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  What are patent maintenance fees?
 

All utility patents that issue from applications filed on and after December 12, 1980 are subject to the payment of maintenance fees which must be paid to maintain the patent in force. These fees are due at 3 1/2, 7 1/2 and 11 1/2 years from the date the patent is granted and can be paid without a surcharge during the “window-period” which is the six-month period preceding each due date, e.g., three years to three years and six months.
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  What is a design patent?
 

U.S. patent laws provide for the granting of design patents to any person who has invented any new and non-obvious ornamental design for an article of manufacture. The design patent protects only the appearance of an article, but not its structural or functional features.  A design patent has a term of 14 years from grant, and no fees are necessary to maintain a design patent in force.
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  What is a provisional patent?
 

A provisional patent is actually a provisional patent application that can be filed with the U.S. Patent & Trademark Office to provide a legal place holder on your invention for a period of 12 months.

 

You can use this 12 month period to further evaluate the possible success of the invention in the market place before going forward with a higher cost non-provisional patent application.  A provisional patent application allows you to use the phrase "patent pending" during the 12 month period.  A provisional application for a patent (provisional application) has a pendency lasting 12 months from the date the provisional application is filed.

 

The 12-month pendency period cannot be extended. Therefore, an applicant who files a provisional application must file a corresponding non-provisional application for a patent (utility patent application) during the 12-month pendency period of the provisional application in order to benefit from the earlier filing of the provisional application.
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  How do I know if my invention is patentable?
 

If your invention qualifies as patentable subject matter, as discussed above under "What can be patented?", the next step is to conduct a patentability search to determine patent availability on your invention.  A patentability search is a search of all previous public disclosures (prior art) including, but not limited to previously patented inventions in the U.S. (prior art) to determine if your invention has been publicly disclosed and thus is not patentable.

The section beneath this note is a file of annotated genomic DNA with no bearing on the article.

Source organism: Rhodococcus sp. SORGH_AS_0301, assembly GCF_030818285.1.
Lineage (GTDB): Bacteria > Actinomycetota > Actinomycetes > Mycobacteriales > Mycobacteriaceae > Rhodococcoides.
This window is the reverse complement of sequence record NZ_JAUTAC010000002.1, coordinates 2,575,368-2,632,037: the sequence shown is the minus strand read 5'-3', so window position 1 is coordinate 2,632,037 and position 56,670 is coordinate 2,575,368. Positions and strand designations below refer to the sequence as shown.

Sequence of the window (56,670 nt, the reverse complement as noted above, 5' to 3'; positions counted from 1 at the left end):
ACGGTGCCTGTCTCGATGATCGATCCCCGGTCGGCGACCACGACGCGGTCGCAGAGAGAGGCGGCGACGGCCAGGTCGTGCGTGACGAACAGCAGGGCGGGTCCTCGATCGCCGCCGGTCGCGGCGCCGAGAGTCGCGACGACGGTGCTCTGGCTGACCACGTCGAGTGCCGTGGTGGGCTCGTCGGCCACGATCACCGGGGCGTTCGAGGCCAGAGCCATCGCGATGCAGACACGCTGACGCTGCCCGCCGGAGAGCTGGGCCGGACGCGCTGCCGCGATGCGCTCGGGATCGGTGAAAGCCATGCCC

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  What is a PCT application?
 

The Patent Cooperation Treaty (PCT) is an international agreement for filing patent applications having effect in many countries around the world. Although the PCT system does not provide for the grant of “an international patent”, the system simplifies the process of filing patent applications, delays the expenses associated with applying for patent protection in foreign countries, and allows the inventor more time to assess the commercial viability of his/her invention. Under the PCT, an inventor can file a single international patent application in one language with one patent office in order to simultaneously seek protection for an invention in the PCT member countries.
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  What is a patentability search?
 

A patentability search is a search of all previous public disclosures (prior art) including, but not limited to previously patented inventions in the U.S. (prior art) should be conducted to determine if your invention has been publicly disclosed and thus is not patentable.  A search of foreign patents and printed publications can also be conducted.  While a search of the prior art before the filing of an application is not required, it is advisable to do so.  A registered attorney or agent is often a useful resource for performance of a patentability search.  After an application is filed, the U.S. Patent & Trademark Office will conduct a search as part of the official examination process.  
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  Can I conduct my own patentability search?
 

Conducting a thorough patent search is difficult, particularly for the novice.  Patent searching is a learned skill.  However, we recommend if you are considering the filing of a patent application on your invention, you should make an attempt at conducting an initial search on your own to have an understanding of the process.  There are various patent databases publicly available on-line that you can use in conducting your patentability search.

 

You should not assume that your invention has not been patented even if you find no evidence of it being publicly disclosed.  If upon completing your patentability search  you have not discovered any evidence of public disclosure of your invention, it is then advised to engage a professional patent searcher to do a thorough patent search prior to the preparation and filing of a patent application.